- The Magazine
A London aquarium will have a particularly special attraction for visitors when it reopens next week: two same-sex penguin couples.
Sea Life London Aquarium announced that four female penguins have formed two same-sex couples — Marmalade and Chickpea, and Marama and Rocky — ahead of the birds’ annual mating season.
According to BBC News, the penguins gift a pebble to a potential mate, which then forms part of their nest for eggs.
The aquarium said that same-sex pairings are common in penguins, with couples adopting eggs that have been abandoned by other birds.
“Without a doubt, our Gentoo penguins are one of our most loved creatures and we’re so pleased that we’re able to reopen our doors in time for guests to be able to witness their amazing courtship rituals,” Sea Life manager Catherine Pritchard said.
“Gentoo penguins are the ultimate romantics, and their dating techniques are truly unique — so much so that as humans, we could certainly learn a thing or two from their passion and commitment to finding a mate.
“As well as our male-female penguin couples, this breeding season we also have two female same-sex couples who are also going through their nesting rituals.”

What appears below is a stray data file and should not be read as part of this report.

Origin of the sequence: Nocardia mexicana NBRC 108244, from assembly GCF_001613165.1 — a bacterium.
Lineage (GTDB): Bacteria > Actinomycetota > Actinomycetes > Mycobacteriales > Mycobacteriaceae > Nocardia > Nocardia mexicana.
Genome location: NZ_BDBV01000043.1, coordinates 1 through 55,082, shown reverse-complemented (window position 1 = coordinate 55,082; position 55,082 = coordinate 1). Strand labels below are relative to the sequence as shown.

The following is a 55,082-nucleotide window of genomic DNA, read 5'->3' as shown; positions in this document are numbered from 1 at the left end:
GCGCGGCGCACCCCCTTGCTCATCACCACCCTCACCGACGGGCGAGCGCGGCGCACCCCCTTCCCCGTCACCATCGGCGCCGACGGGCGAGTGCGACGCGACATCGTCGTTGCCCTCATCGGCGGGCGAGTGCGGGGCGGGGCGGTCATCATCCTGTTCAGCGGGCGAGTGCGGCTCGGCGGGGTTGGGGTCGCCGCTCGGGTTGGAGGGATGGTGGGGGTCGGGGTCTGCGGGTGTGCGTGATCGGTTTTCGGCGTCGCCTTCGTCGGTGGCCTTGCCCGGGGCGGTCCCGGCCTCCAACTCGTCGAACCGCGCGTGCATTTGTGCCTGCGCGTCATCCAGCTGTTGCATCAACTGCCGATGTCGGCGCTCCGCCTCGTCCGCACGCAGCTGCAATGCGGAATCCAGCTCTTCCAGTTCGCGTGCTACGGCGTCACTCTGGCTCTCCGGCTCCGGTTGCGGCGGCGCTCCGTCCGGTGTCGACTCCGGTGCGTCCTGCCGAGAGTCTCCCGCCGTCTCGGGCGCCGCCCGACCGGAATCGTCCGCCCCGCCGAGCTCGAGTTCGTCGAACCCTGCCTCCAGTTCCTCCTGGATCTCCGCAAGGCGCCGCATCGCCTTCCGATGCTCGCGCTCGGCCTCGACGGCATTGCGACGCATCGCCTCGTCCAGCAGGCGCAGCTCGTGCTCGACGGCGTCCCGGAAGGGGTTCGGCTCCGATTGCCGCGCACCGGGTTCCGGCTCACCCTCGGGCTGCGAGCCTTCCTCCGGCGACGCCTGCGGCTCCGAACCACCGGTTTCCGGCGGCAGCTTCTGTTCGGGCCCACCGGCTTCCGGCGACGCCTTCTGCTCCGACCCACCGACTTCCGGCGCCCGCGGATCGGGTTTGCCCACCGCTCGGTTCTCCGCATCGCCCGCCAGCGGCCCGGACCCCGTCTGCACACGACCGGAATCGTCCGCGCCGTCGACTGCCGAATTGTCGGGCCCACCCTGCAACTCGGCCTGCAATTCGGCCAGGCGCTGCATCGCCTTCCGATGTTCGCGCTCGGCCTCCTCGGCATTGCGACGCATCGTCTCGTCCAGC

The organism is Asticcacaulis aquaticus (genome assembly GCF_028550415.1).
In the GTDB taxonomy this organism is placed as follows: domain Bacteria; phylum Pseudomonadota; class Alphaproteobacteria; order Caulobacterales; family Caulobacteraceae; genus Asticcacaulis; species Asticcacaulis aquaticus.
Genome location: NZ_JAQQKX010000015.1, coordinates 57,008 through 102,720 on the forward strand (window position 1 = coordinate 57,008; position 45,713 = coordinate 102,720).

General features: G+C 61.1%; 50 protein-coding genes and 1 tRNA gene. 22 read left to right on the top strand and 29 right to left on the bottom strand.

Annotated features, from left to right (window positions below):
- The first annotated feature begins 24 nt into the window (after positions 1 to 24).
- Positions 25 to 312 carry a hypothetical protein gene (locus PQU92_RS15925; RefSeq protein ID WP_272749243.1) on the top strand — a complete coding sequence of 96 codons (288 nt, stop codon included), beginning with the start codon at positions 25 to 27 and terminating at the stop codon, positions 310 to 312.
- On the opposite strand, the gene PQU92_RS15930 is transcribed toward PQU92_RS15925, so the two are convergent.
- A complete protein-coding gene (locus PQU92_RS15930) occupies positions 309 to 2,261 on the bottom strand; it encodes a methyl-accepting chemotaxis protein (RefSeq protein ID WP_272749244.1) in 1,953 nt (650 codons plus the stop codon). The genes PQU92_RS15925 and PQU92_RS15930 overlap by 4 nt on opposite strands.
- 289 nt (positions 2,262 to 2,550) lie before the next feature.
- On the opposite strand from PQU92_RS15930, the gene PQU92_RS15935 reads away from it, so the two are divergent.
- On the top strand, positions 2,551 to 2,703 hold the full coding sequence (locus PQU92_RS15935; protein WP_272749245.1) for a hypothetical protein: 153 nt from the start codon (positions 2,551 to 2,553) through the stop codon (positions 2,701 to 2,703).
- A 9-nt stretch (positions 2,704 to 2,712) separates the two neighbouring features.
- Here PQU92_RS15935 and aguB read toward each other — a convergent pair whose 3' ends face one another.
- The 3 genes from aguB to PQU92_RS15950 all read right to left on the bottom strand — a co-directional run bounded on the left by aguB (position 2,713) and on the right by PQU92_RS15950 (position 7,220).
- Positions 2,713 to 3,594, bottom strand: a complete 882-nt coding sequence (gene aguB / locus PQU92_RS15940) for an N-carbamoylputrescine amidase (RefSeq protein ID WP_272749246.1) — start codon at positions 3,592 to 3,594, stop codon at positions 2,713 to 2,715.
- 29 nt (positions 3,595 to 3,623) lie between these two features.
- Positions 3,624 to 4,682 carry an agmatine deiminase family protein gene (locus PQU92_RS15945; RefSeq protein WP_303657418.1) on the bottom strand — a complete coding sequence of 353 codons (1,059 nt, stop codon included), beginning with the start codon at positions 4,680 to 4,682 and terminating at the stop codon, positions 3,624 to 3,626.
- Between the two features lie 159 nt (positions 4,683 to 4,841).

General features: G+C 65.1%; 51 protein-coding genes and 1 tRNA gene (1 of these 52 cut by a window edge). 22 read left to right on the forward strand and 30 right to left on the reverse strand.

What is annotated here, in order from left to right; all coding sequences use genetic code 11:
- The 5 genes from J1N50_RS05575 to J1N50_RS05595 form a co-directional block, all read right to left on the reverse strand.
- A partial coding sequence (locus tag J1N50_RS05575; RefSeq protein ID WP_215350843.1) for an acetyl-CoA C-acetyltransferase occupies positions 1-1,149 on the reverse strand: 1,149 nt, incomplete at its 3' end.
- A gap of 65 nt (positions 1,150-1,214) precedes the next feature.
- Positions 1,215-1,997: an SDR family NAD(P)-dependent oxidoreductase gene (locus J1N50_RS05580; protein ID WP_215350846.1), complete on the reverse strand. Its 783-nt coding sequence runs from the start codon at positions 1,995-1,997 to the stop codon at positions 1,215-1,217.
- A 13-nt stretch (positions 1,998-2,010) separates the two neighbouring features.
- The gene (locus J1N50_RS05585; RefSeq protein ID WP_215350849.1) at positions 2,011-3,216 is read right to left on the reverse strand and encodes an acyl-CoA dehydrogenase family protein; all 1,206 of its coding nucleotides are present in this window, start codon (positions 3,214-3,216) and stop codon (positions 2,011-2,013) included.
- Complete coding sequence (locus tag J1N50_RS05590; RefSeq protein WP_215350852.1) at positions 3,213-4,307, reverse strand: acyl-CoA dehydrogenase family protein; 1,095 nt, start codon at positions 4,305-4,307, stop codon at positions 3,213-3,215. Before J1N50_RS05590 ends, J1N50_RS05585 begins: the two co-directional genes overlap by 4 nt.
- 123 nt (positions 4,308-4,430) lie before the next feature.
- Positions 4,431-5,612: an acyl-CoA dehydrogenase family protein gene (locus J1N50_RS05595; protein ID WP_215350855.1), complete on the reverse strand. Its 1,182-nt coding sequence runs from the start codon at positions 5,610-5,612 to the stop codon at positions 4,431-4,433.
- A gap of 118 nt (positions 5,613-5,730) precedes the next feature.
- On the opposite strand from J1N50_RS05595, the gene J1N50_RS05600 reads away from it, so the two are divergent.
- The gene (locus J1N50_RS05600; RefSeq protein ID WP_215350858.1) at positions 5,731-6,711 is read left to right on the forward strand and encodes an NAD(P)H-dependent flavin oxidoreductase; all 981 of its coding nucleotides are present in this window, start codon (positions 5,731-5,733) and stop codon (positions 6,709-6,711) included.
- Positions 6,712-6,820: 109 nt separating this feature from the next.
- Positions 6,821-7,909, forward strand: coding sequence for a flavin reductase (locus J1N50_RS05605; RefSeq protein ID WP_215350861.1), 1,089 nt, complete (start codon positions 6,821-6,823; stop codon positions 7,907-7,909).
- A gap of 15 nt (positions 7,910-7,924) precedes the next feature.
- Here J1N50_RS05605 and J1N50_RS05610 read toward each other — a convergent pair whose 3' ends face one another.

In 2019, Sea Life London announced that Marama and Rocky would be raising their adopted hatchling “genderless,” something that is not unusual, because penguins often don’t show any signs of gender-specific behavior until they reach adulthood, according to Sea Life.
Last year, two female penguins at Oceanogràfic València in Spain celebrated the birth of a new chick that hatched from an egg they adopted and incubated together.
Lesbian couple Electra and Viola started building a nest together, which led zookeepers to provide them with an egg from another couple. They eventually welcomed a chick together on August 17.
Even though homosexuality is common in penguins, same-sex penguin couples have earned headlines in recent years. One pair of gay African penguins at the Netherlands’ DierenPark Amersfoort zoo gained notoriety in 2019 after grabbing another couple’s egg and trying to hatch it themselves.
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